WP_Term Object
(
    [term_id] => 13
    [name] => ARM
    [slug] => arm
    [term_group] => 0
    [term_taxonomy_id] => 13
    [taxonomy] => category
    [description] => 
    [parent] => 178
    [count] => 354
    [filter] => raw
    [cat_ID] => 13
    [category_count] => 354
    [category_description] => 
    [cat_name] => ARM
    [category_nicename] => arm
    [category_parent] => 178
    [is_post] => 1
)

ARMmbed? IoT dedicated ARM OS!

ARMmbed? IoT dedicated ARM OS!
by Eric Esteve on 11-21-2014 at 12:10 pm

The IP vendor #1, leading the pack with revenues more than twice the closest competitor revenues, has to position on the new IoT market, especially because ARM’s main product line is processor IP family, and MCU or CPU is certainly at the earth of the SmarCoT: the “Smart” part. In fact, ARM’s customers have the freedom to develop any chip (as soon as they pay the license and royalties) addressing the Internet of Things. But ARM marketers have made a serious home work to define how they see the IoT market and define solutions around ARM Cortex M family to address this market.

It’s all about ecosystem, and ARM knows pretty well about the concept, we even can say that they have introduced it within the semiconductor industry! You need partners to build an ecosystem and ARM has defined three partner classes: Cloud (providing services), Partners (for development tools) and Silicon Partners who bring the technology. These three groups form the mbed Partner Ecosystem (mbed is in fact the Operating System developed by ARM to support IoT).


Interesting in the above scheme is the fact that you don’t see any IC or any CPU or MPU IP, even if you can easily guess that you will find it into the IoT devices on the right side… but not only. If you dig in the new web site fully dedicated to ARMmbed, you quickly identify the Silicon, for example in the Smart Home solution:


The multiple home appliances and control developed around ARM Cortex M running mbed OS are the smart things (SmarCoT) connected to Internet via a single gateway (integrating Cortex A CPU running Linux). In fact mbed[SUP]™[/SUP] OS enables low-power wireless devices with IPv4 or IPv6, integrates with home/mobile gateways and electric meters to provide Internet routing. One of the new standards for home automation is Thread – its IPv6 based standard that brings IP to the edge, it consumes minimal power and allows mesh networking among home appliances. It runs over low power radio (802.15.4) MAC and PHY.

If you are interested by Smart City, the same mbed OS would be used to support large scale and secure IoT street:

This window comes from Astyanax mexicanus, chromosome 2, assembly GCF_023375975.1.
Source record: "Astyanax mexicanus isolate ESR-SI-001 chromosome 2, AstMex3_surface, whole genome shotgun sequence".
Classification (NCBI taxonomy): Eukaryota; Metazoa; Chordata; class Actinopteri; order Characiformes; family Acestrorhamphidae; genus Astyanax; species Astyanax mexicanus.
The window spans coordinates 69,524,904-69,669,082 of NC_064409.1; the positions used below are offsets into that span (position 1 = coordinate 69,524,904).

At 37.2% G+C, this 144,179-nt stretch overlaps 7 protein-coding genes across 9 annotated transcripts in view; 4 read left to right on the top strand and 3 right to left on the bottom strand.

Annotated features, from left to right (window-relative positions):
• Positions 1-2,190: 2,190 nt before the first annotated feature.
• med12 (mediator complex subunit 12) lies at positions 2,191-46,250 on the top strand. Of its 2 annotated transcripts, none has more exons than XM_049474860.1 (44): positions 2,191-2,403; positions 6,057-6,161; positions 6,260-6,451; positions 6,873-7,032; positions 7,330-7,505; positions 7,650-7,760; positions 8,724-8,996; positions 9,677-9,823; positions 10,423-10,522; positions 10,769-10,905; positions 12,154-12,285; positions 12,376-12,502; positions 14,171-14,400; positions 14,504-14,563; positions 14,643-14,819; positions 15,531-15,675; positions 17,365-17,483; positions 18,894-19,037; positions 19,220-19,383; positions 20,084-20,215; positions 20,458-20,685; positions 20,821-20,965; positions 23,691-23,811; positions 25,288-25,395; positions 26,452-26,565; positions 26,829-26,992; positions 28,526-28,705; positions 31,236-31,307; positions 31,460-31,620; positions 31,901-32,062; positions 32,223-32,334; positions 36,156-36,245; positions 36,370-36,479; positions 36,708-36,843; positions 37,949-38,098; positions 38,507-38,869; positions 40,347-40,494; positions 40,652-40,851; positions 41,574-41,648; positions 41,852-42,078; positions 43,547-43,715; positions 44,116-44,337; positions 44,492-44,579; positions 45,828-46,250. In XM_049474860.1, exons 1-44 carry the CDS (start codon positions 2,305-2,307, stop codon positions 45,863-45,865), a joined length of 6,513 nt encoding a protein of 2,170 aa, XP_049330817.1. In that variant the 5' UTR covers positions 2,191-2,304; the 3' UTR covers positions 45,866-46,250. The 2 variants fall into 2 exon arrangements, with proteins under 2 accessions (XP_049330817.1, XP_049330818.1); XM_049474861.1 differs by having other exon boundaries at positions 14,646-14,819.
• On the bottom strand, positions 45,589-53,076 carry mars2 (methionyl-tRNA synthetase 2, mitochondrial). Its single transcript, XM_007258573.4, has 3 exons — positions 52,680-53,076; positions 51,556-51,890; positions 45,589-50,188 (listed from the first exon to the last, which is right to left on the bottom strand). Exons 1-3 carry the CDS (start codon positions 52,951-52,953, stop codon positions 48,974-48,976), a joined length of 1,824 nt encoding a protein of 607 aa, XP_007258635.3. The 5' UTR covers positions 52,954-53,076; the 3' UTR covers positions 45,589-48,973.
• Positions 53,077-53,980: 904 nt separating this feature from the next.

Analogous to a Web Server that accepts connections from mobile phones or web browsers, a Device Server handles the connections from Internet of Things (IoT) devices (or “Little Data”). This Device Server is a key enabler for cloud service providers, operators and enterprises to access the IoT growth market with production deployments, bringing end node devices in to the world of web services. The Device Server can be used to connect the Little Data world of IoT to the Big Data applications.


ARM has already built a specific policy for mbed OS partners who :

  • contribute technically to the platform,
  • use it within their own solutions for developers,
  • work with ARM on marketing,

and finally benefit from being part of the ecosystem.

Technical benefits include early access rights to platform source that enable porting code and integrating solutions before it goes public, and support from the team creating the platform itself. Partners can also get development licenses for the latest versions of Device Server. Marketing benefits include being featured on the mbed Developer Website, social media channels, involvement with press releases, guest blogs and videos, and participation at ARM® mbed events.

ARM is claiming a developer community being already over 70,000 strong, and if you look at the partner’s logos, you can see that almost all the big names of the MPU space, the Atmel, Freescale, NXP, Renesas, ST are mbed OS partners. Complemented with Big Data service providers like Alcatel-Lucent, IBM or Ericsson to name a few, this initiative could support the creation of a new industry, required to develop IoT. ARM is very good at building an ecosystem and such ecosystem is helping facilitate the building of deeper relationships between new and non-traditional customers and partners.

If you are interested in discussing becoming a partner, please contact partnership@mbed.org

Eric Esteve from IPNEST


Comments

0 Replies to “ARMmbed? IoT dedicated ARM OS!”

You must register or log in to view/post comments.